Intel Core i7-8700K sets 10 New 6-Core Records; OCed to 7.4 GHz
Reviews are in for the Intel 8th Gen Coffee Lake processors showing impressive performance for a competitive price at every level. The flagship Core i7-8700K offers a huge boost in performance over the predecessor Kaby Lake, especially when it comes to overclocking.
Some overclockers have already pushed the 8700K to 7 GHz under extreme cooling. They uploaded their benchmark results on HWBot, showing ten new 6-core records.
Intel breaking Records with Core i7-8700K – Great Overclocking Potential
Recently, Asus organised a small event featuring famed overclockers Alex @ ro (Romania), rsannino (Italy) and der8auer (Germany). The overclockers pushed the new Coffee Lake chips to their limits using liquid nitrogen, and sometimes liquid hydrogen.
The event led to new records among 6-core processors, with the Core i7-8700K representing the fastest model on HWBot, even surpassing their HEDT Core i7-7800X Skylake-X CPU.
RELATED: Intel’s 8-core Coffee Lake CPU Leaked, Planned for Q1 2018?
The benchmark GPUPI for CPU (1B) saw the highest clock speed of 6.998 GHz on all six cores with active SMT. In other tests, the 8700K ranged from 6.7 GHz to 6.9 GHz.
Meanwhile, HWBot user Kovan Yang reached 7.405 GHz under extreme cooling. This is the highest clock speed on any Intel CPU since the introduction of the core architecture, and is in sixth place in overall CPU frequency ranking.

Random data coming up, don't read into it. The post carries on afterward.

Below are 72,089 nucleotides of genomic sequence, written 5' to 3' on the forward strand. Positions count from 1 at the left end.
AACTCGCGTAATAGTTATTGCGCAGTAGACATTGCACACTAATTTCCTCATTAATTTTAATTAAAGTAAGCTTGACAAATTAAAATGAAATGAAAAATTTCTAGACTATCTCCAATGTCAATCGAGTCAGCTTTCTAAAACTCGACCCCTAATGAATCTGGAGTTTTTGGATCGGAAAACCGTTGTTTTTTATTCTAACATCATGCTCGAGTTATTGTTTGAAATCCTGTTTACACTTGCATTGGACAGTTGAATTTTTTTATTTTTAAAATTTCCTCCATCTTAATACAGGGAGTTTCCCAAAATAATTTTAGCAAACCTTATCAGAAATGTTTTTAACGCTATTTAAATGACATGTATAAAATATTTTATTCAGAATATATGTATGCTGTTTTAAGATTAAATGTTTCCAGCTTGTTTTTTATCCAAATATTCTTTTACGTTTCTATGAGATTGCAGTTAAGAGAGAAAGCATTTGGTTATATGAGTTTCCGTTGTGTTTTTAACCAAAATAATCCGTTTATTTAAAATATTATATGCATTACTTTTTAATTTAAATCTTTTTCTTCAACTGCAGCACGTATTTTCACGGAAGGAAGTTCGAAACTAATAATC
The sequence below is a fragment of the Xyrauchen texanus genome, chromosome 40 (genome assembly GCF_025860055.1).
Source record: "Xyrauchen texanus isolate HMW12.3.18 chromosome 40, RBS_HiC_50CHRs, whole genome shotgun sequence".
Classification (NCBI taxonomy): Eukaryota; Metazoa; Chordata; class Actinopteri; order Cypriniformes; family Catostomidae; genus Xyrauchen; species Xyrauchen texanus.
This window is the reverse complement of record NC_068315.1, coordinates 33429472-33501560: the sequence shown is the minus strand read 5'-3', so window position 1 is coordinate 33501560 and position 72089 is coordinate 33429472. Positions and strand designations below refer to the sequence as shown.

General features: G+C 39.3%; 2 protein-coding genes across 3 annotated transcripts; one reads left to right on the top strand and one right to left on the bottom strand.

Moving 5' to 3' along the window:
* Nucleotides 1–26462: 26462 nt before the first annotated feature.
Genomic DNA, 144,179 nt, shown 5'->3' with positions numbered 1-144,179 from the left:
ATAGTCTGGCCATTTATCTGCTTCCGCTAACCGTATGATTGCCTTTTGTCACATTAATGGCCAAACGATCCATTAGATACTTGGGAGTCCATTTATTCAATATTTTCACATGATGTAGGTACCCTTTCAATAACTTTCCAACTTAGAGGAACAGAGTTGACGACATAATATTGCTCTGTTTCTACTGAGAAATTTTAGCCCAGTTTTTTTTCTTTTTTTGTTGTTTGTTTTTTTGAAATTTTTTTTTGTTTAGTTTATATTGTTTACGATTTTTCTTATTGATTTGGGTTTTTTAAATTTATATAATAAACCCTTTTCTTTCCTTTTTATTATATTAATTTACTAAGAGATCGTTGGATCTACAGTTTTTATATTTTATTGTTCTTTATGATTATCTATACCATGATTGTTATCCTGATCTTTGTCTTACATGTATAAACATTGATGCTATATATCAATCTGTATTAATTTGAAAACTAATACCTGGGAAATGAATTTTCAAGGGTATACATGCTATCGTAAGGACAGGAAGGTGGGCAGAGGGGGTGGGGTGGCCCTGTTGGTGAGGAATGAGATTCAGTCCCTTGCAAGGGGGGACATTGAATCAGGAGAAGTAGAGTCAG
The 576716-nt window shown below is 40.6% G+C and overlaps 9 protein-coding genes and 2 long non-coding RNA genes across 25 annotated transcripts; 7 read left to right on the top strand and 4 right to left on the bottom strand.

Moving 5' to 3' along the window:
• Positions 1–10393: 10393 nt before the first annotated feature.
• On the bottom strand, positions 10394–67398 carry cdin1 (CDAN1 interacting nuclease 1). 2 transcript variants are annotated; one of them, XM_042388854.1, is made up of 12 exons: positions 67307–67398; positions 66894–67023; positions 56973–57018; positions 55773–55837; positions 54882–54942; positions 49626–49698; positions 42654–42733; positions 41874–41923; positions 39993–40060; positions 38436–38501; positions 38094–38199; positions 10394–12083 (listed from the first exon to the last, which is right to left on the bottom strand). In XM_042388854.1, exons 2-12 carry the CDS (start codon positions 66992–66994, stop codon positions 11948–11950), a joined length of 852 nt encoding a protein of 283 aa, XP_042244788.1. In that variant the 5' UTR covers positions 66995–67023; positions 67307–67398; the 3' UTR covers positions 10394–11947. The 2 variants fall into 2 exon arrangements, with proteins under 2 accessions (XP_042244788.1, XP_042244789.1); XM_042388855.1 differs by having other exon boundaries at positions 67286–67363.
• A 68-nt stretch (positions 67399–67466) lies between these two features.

The test system used an MSI Z370 Godlike Gaming motherboard, unspecified DDR4 memory, an NVIDIA 8400 GS graphics card. The 8700K was configured with a multiplier of 73x, and a base speed of 101 MHz.
Intel Coffee Lake features a different Pin Layout, Can Easily hit 5.0 GHz OC
The Intel i7-8700K is very similar to the 7th Gen i7-7700K. If you look at the heat spatter itself, you cannot really tell any difference. Also, the back side looks almost the same; the only thing that changed is the pin layout.
The Coffee Lake will only be compatible with Intel’s brand-new Z370 chipset. It won’t work with Z270 or Z170 series motherboards, even though it uses the same socket 1151 as Kaby Lake. The reason for this is that the pin layout of the socket has changed.
The Kaby Lake features 128 VCC (power) pins, whereas on Coffee Lake, we have 146 VCC pins. That’s 18 pins more for power supply of the CPU, which makes sense considering we have two more cores on Coffee Lake.
The power density of the chip itself is the same as the Kaby Lake, so you can roughly expect from 4.8 to 5.2GHz for ambient overclocking. For anything above 5.0 GHz however, delidding is the way to go although risky.